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The genus Shewanella has been studied since 1931 with regard to a variety of topics of relevance to both applied and environmental microbiology. Recent years have seen the introduction of a large number of new Shewanella-like isolates, necessitating a coordinated review of the genus. In this work, the phylogenetic relationships among known shewanellae were(More)
Shewanella oneidensis MR-1 is a gram-negative facultative anaerobe capable of utilizing a broad range of electron acceptors, including several solid substrates. S. oneidensis MR-1 can reduce Mn(IV) and Fe(III) oxides and can produce current in microbial fuel cells. The mechanisms that are employed by S. oneidensis MR-1 to execute these processes have not(More)
Iron and manganese oxides or oxyhydroxides are abundant transition metals, and in aquatic environments they serve as terminal electron acceptors for a large number of bacterial species. The molecular mechanisms of anaerobic metal reduction, however, are not understood. Shewanella putrefaciens is a facultative anaerobe that uses Fe(III) and Mn(IV) as(More)
Shewanella oneidensis is a metal reducer that can use several terminal electron acceptors for anaerobic respiration, including fumarate, nitrate, dimethyl sulfoxide (DMSO), trimethylamine N-oxide (TMAO), nitrite, and insoluble iron and manganese oxides. Two S. oneidensis mutants, SR-558 and SR-559, with Tn5 insertions in crp, were isolated and analyzed.(More)
Unlike other bacteria that use FNR to regulate anaerobic respiration, Shewanella oneidensis MR-1 uses the cyclic AMP receptor protein (CRP) for this purpose. Three putative genes, cyaA, cyaB, and cyaC, predicted to encode class I, class IV, and class III adenylate cyclases, respectively, have been identified in the genome sequence of this bacterium.(More)
Shewanella oneidensis MR-1 produced electrically conductive pilus-like appendages called bacterial nanowires in direct response to electron-acceptor limitation. Mutants deficient in genes for c-type decaheme cytochromes MtrC and OmcA, and those that lacked a functional Type II secretion pathway displayed nanowires that were poorly conductive. These mutants(More)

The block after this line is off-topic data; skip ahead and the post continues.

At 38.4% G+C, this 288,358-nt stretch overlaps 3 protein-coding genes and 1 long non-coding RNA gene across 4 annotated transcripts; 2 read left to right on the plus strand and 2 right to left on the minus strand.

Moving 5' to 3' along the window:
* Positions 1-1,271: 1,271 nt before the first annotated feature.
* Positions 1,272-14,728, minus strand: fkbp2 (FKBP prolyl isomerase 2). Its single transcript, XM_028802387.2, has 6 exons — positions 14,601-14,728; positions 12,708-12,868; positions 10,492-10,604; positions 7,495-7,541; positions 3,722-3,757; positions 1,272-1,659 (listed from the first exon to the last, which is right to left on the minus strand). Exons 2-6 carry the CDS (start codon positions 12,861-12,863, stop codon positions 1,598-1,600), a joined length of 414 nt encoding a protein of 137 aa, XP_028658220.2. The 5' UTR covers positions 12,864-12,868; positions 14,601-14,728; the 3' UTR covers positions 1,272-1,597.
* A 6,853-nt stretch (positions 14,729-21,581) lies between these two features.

Bacteria of the genus Shewanella are known for their versatile electron-accepting capacities, which allow them to couple the decomposition of organic matter to the reduction of the various terminal electron acceptors that they encounter in their stratified environments. Owing to their diverse metabolic capabilities, shewanellae are important for carbon(More)
Two Tn5-generated mutants of Shewanella putrefaciens with insertions in menD and menB were isolated and analyzed. Both mutants were deficient in the use of several terminal electron acceptors, including Fe(III). This deficiency was overcome by the addition of menaquinone (vitamin K(2)). Isolated membrane fractions from both mutants were unable to reduce(More)
Cells of Flavobacterium johnsoniae glide rapidly over surfaces. The mechanism of F. johnsoniae gliding motility is not known. Eight gld genes required for gliding motility have been described. Disruption of any of these genes results in complete loss of gliding motility, deficiency in chitin utilization, and resistance to bacteriophages that infect(More)
In an effort to improve the understanding of electron transfer mechanisms at the microbe-mineral interface, Shewanella oneidensis MR-1 mutants with in-frame deletions of outer-membrane cytochromes (OMCs), MtrC and OmcA, were characterized for the ability to reduce ferrihydrite (FH) using a suite of microscopic, spectroscopic, and biochemical techniques.(More)